If you are like most of your colleagues, the New Year has come and gone and so have your New Year’s Resolutions. Change is hard and in the high pressured field of law, resolving to spend more time on non-billable work may be easier said than done. While there continues to be slow and steady movement towards project based billing in private practice, the reality is that most lawyers still bill by the hour; and most law firms still pay close attention to billable hours in determining how much of a contribution you are making to your firm.
In the short run, a lot of the incentive is to maximize the hours you bill. But for most attorneys, building your own practice is what will give you more career satisfaction and more control over your destiny.
So you resolved to spend more time on marketing in 2014. But as we approach Groundhog Day, that resolution may seem like a distant memory. The good news is that its never too late to start making change. So here are some tips for how you can be more successful with your Groundhog Day Resolutions:
1. Don’t try to change everything at once. Choose one or two things that you want to do differently this year.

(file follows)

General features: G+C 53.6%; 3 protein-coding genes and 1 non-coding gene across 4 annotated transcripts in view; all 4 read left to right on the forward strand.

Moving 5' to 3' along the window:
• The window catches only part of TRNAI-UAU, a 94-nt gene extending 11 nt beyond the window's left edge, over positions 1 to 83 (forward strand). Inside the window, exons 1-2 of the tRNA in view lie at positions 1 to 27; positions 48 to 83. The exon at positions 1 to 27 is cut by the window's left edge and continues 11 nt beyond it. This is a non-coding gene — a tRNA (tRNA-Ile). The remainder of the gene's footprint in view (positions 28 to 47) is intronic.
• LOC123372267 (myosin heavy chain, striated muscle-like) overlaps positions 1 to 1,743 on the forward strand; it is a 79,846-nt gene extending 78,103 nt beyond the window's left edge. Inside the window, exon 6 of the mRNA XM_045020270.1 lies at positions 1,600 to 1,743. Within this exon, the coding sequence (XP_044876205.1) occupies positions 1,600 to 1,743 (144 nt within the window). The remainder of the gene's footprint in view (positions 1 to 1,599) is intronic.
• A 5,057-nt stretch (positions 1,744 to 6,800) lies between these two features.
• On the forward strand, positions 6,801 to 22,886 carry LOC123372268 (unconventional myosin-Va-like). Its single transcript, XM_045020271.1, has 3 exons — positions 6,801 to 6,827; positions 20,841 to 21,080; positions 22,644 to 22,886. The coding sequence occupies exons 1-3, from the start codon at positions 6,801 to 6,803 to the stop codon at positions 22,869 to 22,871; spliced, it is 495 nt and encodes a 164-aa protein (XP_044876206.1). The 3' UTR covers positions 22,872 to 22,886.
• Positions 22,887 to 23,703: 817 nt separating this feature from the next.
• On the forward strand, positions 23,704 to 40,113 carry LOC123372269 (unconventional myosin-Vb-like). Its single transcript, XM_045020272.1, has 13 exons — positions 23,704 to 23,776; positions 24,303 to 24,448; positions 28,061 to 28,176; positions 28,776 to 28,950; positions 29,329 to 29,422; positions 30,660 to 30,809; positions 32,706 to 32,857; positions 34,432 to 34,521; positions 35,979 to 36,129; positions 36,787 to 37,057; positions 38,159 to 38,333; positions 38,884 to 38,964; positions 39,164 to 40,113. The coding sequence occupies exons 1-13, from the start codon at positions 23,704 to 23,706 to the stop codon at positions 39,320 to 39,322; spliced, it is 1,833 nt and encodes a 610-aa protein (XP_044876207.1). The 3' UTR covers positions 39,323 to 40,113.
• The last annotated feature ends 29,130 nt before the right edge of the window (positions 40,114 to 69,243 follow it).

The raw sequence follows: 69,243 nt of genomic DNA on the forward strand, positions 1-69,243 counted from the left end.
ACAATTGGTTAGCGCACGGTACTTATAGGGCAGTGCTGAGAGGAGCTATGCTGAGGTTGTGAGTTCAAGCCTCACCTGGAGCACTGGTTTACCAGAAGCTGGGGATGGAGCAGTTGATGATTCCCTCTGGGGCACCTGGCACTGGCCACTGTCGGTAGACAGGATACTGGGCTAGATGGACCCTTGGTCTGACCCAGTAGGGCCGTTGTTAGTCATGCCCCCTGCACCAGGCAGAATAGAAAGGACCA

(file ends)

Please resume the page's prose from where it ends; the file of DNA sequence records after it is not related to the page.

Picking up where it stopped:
2. Resolve to spend a fixed amount of time every week on marketing and put it in your calendar (perhaps 15-30 minutes every morning before you become consumed with client demands).
3. Choose marketing activities you think you would enjoy. If you like to write, write about something you want to be known for. If you like to speak, get out and speak about something that will reinforce the reputation you want. If you enjoy playing golf or attending sporting events with referral sources, do that.
4. Don’t try to reinvent the wheel. When you work on a client matter, think about whether there are other prospective clients who might want to know about an issue. You’ve already done the work. Can you turn it into an article, check list or blog post?
5. Recycle your marketing. The goal is to be visible. Once you have written something, send it to individuals on your mailing list (start a mailing list if you don’t already have one). Create a newsletter that links to items you and some of your colleagues have already written (again, focusing on the subject matter where you want to build your reputation). Publicize your speaking engagements through a newsletter, on your website and in a LinkedIn update.
6. Send out articles (or links to articles) to people on your mailing list. “Thought this might be of interest to you.”
7. Get involved in a recreational, civic, non-profit or hobby related activity that puts you in contact with the kinds of people you want to meet. Again, choose activities you enjoy (i.e. not things you think you “should” be doing). You are much more likely to follow through and participate and you are much more likely to be relaxed.
Truly building a law practice can take years. So the sooner you get started, the sooner you will start to see the fruits of your labors. But don’t feel like marketing is an all or nothing proposition. Resolve to do a little more this year than you did last year and you will make a real contribution to your own success down the road.